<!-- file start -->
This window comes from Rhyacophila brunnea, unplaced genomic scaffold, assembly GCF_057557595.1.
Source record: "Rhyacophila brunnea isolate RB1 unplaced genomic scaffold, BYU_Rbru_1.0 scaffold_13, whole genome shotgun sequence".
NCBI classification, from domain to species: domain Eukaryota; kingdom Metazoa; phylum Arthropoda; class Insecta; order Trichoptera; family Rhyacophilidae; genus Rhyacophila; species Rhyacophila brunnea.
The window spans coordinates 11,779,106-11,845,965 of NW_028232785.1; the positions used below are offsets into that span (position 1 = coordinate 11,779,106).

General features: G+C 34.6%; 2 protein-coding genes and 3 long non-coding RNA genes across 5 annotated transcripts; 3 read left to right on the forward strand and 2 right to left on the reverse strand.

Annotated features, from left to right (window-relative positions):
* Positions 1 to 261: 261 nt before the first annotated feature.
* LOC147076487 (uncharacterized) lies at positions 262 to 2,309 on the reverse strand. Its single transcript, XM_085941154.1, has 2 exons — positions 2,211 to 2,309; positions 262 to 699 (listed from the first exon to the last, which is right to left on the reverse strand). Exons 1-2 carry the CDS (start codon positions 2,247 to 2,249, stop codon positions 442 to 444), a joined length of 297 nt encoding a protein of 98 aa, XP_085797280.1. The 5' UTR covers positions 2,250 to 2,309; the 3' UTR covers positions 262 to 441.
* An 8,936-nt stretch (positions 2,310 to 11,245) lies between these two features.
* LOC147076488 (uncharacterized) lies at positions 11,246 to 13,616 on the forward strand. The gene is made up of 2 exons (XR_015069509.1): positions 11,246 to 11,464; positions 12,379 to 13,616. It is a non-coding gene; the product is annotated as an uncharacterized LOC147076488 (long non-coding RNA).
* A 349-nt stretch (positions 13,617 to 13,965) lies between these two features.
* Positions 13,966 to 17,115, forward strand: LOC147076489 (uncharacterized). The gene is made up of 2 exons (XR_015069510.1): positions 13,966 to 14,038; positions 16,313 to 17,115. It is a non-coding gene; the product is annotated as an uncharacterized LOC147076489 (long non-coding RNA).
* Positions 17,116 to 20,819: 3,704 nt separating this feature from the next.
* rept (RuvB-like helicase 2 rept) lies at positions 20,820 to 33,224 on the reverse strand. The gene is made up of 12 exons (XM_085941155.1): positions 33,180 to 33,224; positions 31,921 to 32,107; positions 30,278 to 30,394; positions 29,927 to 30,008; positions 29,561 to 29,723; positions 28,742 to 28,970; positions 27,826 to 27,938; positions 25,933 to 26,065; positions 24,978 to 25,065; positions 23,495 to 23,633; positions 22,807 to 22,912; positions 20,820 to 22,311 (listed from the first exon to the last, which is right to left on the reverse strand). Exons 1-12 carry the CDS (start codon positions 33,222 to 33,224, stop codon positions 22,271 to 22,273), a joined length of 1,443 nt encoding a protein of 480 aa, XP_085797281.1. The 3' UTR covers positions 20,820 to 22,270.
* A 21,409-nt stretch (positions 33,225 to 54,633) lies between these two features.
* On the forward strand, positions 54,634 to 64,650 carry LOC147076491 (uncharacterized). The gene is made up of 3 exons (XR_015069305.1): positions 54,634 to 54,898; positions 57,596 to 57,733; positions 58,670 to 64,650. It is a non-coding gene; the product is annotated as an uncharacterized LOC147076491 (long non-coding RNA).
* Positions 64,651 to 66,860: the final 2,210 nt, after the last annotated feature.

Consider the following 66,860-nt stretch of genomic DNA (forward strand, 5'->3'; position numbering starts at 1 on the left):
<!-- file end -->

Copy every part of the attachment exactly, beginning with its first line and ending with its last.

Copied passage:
This window comes from Rhyacophila brunnea, unplaced genomic scaffold, assembly GCF_057557595.1.
Source record: "Rhyacophila brunnea isolate RB1 unplaced genomic scaffold, BYU_Rbru_1.0 scaffold_13, whole genome shotgun sequence".
NCBI classification, from domain to species: domain Eukaryota; kingdom Metazoa; phylum Arthropoda; class Insecta; order Trichoptera; family Rhyacophilidae; genus Rhyacophila; species Rhyacophila brunnea.
The window spans coordinates 11,779,106-11,845,965 of NW_028232785.1; the positions used below are offsets into that span (position 1 = coordinate 11,779,106).

General features: G+C 34.6%; 2 protein-coding genes and 3 long non-coding RNA genes across 5 annotated transcripts; 3 read left to right on the forward strand and 2 right to left on the reverse strand.

Annotated features, from left to right (window-relative positions):
* Positions 1 to 261: 261 nt before the first annotated feature.
* LOC147076487 (uncharacterized) lies at positions 262 to 2,309 on the reverse strand. Its single transcript, XM_085941154.1, has 2 exons — positions 2,211 to 2,309; positions 262 to 699 (listed from the first exon to the last, which is right to left on the reverse strand). Exons 1-2 carry the CDS (start codon positions 2,247 to 2,249, stop codon positions 442 to 444), a joined length of 297 nt encoding a protein of 98 aa, XP_085797280.1. The 5' UTR covers positions 2,250 to 2,309; the 3' UTR covers positions 262 to 441.
* An 8,936-nt stretch (positions 2,310 to 11,245) lies between these two features.
* LOC147076488 (uncharacterized) lies at positions 11,246 to 13,616 on the forward strand. The gene is made up of 2 exons (XR_015069509.1): positions 11,246 to 11,464; positions 12,379 to 13,616. It is a non-coding gene; the product is annotated as an uncharacterized LOC147076488 (long non-coding RNA).
* A 349-nt stretch (positions 13,617 to 13,965) lies between these two features.
* Positions 13,966 to 17,115, forward strand: LOC147076489 (uncharacterized). The gene is made up of 2 exons (XR_015069510.1): positions 13,966 to 14,038; positions 16,313 to 17,115. It is a non-coding gene; the product is annotated as an uncharacterized LOC147076489 (long non-coding RNA).
* Positions 17,116 to 20,819: 3,704 nt separating this feature from the next.
* rept (RuvB-like helicase 2 rept) lies at positions 20,820 to 33,224 on the reverse strand. The gene is made up of 12 exons (XM_085941155.1): positions 33,180 to 33,224; positions 31,921 to 32,107; positions 30,278 to 30,394; positions 29,927 to 30,008; positions 29,561 to 29,723; positions 28,742 to 28,970; positions 27,826 to 27,938; positions 25,933 to 26,065; positions 24,978 to 25,065; positions 23,495 to 23,633; positions 22,807 to 22,912; positions 20,820 to 22,311 (listed from the first exon to the last, which is right to left on the reverse strand). Exons 1-12 carry the CDS (start codon positions 33,222 to 33,224, stop codon positions 22,271 to 22,273), a joined length of 1,443 nt encoding a protein of 480 aa, XP_085797281.1. The 3' UTR covers positions 20,820 to 22,270.
* A 21,409-nt stretch (positions 33,225 to 54,633) lies between these two features.
* On the forward strand, positions 54,634 to 64,650 carry LOC147076491 (uncharacterized). The gene is made up of 3 exons (XR_015069305.1): positions 54,634 to 54,898; positions 57,596 to 57,733; positions 58,670 to 64,650. It is a non-coding gene; the product is annotated as an uncharacterized LOC147076491 (long non-coding RNA).
* Positions 64,651 to 66,860: the final 2,210 nt, after the last annotated feature.

Consider the following 66,860-nt stretch of genomic DNA (forward strand, 5'->3'; position numbering starts at 1 on the left):